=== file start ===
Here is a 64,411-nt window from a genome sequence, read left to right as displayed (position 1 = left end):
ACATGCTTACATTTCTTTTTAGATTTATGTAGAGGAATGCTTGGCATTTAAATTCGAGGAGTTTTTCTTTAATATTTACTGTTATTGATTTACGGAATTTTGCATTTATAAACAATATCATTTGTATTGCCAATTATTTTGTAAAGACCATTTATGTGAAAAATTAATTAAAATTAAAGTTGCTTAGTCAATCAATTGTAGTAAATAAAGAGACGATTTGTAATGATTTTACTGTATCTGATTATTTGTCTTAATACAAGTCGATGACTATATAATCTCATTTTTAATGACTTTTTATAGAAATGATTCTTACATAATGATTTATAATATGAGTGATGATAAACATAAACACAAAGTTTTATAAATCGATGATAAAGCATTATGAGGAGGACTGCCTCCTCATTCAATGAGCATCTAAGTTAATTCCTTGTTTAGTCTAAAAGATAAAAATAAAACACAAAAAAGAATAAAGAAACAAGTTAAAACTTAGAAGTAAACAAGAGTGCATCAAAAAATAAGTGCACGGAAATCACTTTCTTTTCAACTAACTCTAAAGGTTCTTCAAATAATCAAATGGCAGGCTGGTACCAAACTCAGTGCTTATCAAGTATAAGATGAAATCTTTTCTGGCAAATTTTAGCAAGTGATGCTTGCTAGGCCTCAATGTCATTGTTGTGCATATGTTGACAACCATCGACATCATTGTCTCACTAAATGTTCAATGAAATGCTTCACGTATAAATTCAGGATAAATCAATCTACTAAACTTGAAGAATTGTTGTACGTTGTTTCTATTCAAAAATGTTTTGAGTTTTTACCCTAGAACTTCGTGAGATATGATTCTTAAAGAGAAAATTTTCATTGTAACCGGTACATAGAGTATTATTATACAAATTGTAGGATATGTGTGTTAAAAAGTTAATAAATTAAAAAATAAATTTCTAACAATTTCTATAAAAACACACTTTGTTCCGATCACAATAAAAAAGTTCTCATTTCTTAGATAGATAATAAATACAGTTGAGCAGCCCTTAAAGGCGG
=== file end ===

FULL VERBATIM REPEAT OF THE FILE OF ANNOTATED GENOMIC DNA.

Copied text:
Here is a 64,411-nt window from a genome sequence, read left to right as displayed (position 1 = left end):
ACATGCTTACATTTCTTTTTAGATTTATGTAGAGGAATGCTTGGCATTTAAATTCGAGGAGTTTTTCTTTAATATTTACTGTTATTGATTTACGGAATTTTGCATTTATAAACAATATCATTTGTATTGCCAATTATTTTGTAAAGACCATTTATGTGAAAAATTAATTAAAATTAAAGTTGCTTAGTCAATCAATTGTAGTAAATAAAGAGACGATTTGTAATGATTTTACTGTATCTGATTATTTGTCTTAATACAAGTCGATGACTATATAATCTCATTTTTAATGACTTTTTATAGAAATGATTCTTACATAATGATTTATAATATGAGTGATGATAAACATAAACACAAAGTTTTATAAATCGATGATAAAGCATTATGAGGAGGACTGCCTCCTCATTCAATGAGCATCTAAGTTAATTCCTTGTTTAGTCTAAAAGATAAAAATAAAACACAAAAAAGAATAAAGAAACAAGTTAAAACTTAGAAGTAAACAAGAGTGCATCAAAAAATAAGTGCACGGAAATCACTTTCTTTTCAACTAACTCTAAAGGTTCTTCAAATAATCAAATGGCAGGCTGGTACCAAACTCAGTGCTTATCAAGTATAAGATGAAATCTTTTCTGGCAAATTTTAGCAAGTGATGCTTGCTAGGCCTCAATGTCATTGTTGTGCATATGTTGACAACCATCGACATCATTGTCTCACTAAATGTTCAATGAAATGCTTCACGTATAAATTCAGGATAAATCAATCTACTAAACTTGAAGAATTGTTGTACGTTGTTTCTATTCAAAAATGTTTTGAGTTTTTACCCTAGAACTTCGTGAGATATGATTCTTAAAGAGAAAATTTTCATTGTAACCGGTACATAGAGTATTATTATACAAATTGTAGGATATGTGTGTTAAAAAGTTAATAAATTAAAAAATAAATTTCTAACAATTTCTATAAAAACACACTTTGTTCCGATCACAATAAAAAAGTTCTCATTTCTTAGATAGATAATAAATACAGTTGAGCAGCCCTTAAAGGCGG